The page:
New research by Mencap has also revealed widespread loneliness amongst people with a learning disability and almost a third (32%) are struggling with their mental health, with many people still stuck at home in the aftermath of the pandemic because of reduced social care support.
Mencap is urging decision-makers to act now to provide community support to prevent further isolation and irreparable damage to the mental health and wellbeing of people with a learning disability.
‘We also need to see longer-term funding targeted at supporting decent pay rises for social care workers, many of whom are paid far too little and will be hit hardest by the ever-increasing cost of living.’
In response to the May 2022 Association of Directors of Adult Social Services (ADASS) survey, Age UK states: ‘These new figures make for grim reading and behind them are real older and disabled people whose lives are being sadly diminished by lack of essential support. Meanwhile, hundreds of thousands of older and disabled people are having to put up with a ramshackle service, with more than half a million unable to get even to first base by having an initial assessment.
‘The government’s care reforms start to come in next year (but) their changes really only relate to how much financial support people get in paying for their care, they won’t do anything to expand the help available or improve its quality and reliability.
‘After all, what’s the point of having the reassurance that you won’t face unlimited bills for your care, if there’s no one to provide it for you in the first place?’
Access Social Care report a case study: ‘B had autism and learning disability and was supported by Access Social Care. They lived in supported living accommodation with three other people. They had limited understanding of the care and support process and in the past, they had always been supported by their Mum during assessments or reviews.
‘Their Mum had become increasingly physically unwell and consequently could no longer support B at a forthcoming assessment. B’s care provider warned the social worker that B’s Mum could no longer support B and that an advocate was needed.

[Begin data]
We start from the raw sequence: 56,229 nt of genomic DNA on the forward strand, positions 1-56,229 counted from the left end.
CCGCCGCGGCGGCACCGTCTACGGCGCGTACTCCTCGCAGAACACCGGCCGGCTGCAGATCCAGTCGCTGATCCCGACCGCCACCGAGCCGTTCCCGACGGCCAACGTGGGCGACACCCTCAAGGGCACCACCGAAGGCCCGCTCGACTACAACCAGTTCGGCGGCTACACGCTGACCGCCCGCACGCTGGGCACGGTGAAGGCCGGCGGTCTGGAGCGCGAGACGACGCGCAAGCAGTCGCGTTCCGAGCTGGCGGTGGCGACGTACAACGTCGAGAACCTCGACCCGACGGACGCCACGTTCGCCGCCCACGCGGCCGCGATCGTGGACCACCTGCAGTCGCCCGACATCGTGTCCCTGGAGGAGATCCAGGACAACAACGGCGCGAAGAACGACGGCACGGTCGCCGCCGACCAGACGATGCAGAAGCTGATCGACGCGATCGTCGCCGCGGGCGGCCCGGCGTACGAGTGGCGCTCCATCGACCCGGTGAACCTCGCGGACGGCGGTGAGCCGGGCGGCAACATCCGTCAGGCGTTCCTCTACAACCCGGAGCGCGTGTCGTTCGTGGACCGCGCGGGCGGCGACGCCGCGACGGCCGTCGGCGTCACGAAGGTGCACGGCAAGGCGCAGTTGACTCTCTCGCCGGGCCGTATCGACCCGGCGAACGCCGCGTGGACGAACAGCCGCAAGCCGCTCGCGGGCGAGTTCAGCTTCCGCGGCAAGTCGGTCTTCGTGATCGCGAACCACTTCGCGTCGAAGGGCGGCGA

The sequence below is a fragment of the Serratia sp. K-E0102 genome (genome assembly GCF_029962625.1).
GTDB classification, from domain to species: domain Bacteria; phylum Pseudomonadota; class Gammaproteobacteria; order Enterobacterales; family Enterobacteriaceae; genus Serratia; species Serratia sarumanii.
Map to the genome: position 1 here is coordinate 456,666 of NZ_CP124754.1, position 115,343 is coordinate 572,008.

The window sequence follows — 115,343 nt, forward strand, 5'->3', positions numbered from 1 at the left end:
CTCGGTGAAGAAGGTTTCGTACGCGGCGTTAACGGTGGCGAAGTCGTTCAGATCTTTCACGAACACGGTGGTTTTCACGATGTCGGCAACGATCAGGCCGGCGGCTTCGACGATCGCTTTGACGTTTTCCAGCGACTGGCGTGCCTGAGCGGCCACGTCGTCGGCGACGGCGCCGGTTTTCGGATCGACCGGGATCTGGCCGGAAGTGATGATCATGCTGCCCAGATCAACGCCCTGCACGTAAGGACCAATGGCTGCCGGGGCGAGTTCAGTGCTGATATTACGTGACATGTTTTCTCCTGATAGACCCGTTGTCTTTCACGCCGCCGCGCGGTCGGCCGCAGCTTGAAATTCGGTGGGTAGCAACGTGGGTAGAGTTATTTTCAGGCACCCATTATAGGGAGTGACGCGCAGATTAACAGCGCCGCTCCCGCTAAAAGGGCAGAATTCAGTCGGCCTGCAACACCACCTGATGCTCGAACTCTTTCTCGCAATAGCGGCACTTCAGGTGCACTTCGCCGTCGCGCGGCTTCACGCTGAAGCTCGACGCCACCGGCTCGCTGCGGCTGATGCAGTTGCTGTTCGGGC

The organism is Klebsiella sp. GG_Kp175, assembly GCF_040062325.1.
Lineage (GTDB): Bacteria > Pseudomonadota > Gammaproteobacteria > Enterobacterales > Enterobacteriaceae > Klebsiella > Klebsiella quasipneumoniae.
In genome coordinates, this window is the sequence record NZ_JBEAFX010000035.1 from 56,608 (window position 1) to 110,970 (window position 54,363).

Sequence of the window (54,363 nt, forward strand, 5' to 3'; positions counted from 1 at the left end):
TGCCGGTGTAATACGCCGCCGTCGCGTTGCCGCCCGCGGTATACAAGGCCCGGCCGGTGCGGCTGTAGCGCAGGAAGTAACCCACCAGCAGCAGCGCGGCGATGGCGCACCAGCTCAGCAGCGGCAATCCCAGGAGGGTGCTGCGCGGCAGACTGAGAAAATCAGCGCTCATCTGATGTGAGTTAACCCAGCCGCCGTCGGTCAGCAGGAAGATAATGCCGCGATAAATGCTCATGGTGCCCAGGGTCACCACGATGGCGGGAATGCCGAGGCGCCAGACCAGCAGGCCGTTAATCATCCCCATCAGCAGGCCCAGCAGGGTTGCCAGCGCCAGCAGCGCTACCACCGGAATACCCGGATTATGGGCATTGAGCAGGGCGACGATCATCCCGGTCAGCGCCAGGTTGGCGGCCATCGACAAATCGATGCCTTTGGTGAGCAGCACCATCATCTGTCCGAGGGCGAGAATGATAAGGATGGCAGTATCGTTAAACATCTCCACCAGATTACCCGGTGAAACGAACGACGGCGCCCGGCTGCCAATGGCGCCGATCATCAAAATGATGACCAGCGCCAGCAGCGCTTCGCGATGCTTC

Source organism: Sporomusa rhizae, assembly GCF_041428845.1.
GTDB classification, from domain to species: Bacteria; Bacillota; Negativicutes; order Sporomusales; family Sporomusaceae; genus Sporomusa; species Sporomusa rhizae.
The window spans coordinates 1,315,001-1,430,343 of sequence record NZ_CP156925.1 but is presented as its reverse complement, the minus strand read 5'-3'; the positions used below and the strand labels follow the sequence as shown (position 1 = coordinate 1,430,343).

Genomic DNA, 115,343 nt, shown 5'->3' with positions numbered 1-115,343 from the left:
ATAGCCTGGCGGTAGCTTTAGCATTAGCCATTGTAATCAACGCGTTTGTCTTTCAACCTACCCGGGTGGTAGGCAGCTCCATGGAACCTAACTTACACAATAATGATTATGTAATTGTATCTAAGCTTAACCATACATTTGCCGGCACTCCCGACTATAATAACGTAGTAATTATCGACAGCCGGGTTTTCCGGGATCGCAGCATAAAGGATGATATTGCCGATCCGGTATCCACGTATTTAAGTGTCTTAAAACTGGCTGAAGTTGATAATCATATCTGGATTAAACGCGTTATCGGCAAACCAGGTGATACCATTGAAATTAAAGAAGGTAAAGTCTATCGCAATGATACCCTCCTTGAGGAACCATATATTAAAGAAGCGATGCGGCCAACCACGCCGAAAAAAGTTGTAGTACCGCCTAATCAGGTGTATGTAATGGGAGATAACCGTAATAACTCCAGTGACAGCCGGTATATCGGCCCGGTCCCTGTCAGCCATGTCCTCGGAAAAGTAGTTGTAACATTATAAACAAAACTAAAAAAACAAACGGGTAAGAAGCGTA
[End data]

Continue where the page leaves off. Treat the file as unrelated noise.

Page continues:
‘The social worker attended anyway and carried out an assessment of B with only his care manager present. The assessment stated that B could cope with a reduction in support hours and lost 10 hours of 1:1 support. We supported B to secure a new assessment to be carried out with support from a statutory advocate.’
The assessment and eligibility process is one of the most important elements of the care and support system. The process must be person-centred throughout, involving the individual and those supporting them to have choice and control.
Access Social Care are concerned that the increasing number of enquiries about assessments, coupled with the delays people are already facing, points to a system on the verge of collapse.
500,000 people are awaiting assessments or care and support provision alone.
Now, 125,000 self-funders will want to enter the system to ensure the cost of their care is attributed to the lifetime cap on care costs of £86,000 due to be implemented from October 2023.
In some cases, the local authority says it simply does not have enough staff to carry out assessments. In one recent case, we spoke with a person who had already been waiting for four months for an assessment and had been told they were waiting to be allocated a social worker.